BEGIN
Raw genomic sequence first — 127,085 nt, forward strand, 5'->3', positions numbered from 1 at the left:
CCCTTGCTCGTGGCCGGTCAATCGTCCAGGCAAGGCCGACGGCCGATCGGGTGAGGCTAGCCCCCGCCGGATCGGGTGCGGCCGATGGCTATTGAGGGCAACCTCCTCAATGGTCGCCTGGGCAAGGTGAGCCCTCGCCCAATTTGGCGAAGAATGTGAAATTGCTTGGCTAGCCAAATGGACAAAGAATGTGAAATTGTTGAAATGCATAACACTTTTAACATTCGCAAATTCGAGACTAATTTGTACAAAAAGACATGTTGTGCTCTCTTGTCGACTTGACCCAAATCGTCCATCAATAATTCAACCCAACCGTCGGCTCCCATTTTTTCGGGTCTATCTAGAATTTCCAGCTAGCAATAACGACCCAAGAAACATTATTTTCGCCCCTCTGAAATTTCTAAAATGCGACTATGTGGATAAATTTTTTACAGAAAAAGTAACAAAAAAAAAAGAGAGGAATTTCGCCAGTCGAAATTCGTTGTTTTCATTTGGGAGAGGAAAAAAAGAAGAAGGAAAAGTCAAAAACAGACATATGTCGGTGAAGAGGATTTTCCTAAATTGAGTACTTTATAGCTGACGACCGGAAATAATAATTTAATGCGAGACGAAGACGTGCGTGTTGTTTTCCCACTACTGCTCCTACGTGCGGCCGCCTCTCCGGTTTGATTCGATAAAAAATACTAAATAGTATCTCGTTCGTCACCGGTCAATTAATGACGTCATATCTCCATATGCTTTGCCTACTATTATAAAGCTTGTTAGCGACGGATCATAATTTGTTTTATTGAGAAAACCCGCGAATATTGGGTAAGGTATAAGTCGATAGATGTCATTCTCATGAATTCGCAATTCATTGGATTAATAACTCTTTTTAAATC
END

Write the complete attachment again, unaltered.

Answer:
Raw genomic sequence first — 127,085 nt, forward strand, 5'->3', positions numbered from 1 at the left:
CCCTTGCTCGTGGCCGGTCAATCGTCCAGGCAAGGCCGACGGCCGATCGGGTGAGGCTAGCCCCCGCCGGATCGGGTGCGGCCGATGGCTATTGAGGGCAACCTCCTCAATGGTCGCCTGGGCAAGGTGAGCCCTCGCCCAATTTGGCGAAGAATGTGAAATTGCTTGGCTAGCCAAATGGACAAAGAATGTGAAATTGTTGAAATGCATAACACTTTTAACATTCGCAAATTCGAGACTAATTTGTACAAAAAGACATGTTGTGCTCTCTTGTCGACTTGACCCAAATCGTCCATCAATAATTCAACCCAACCGTCGGCTCCCATTTTTTCGGGTCTATCTAGAATTTCCAGCTAGCAATAACGACCCAAGAAACATTATTTTCGCCCCTCTGAAATTTCTAAAATGCGACTATGTGGATAAATTTTTTACAGAAAAAGTAACAAAAAAAAAAGAGAGGAATTTCGCCAGTCGAAATTCGTTGTTTTCATTTGGGAGAGGAAAAAAAGAAGAAGGAAAAGTCAAAAACAGACATATGTCGGTGAAGAGGATTTTCCTAAATTGAGTACTTTATAGCTGACGACCGGAAATAATAATTTAATGCGAGACGAAGACGTGCGTGTTGTTTTCCCACTACTGCTCCTACGTGCGGCCGCCTCTCCGGTTTGATTCGATAAAAAATACTAAATAGTATCTCGTTCGTCACCGGTCAATTAATGACGTCATATCTCCATATGCTTTGCCTACTATTATAAAGCTTGTTAGCGACGGATCATAATTTGTTTTATTGAGAAAACCCGCGAATATTGGGTAAGGTATAAGTCGATAGATGTCATTCTCATGAATTCGCAATTCATTGGATTAATAACTCTTTTTAAATC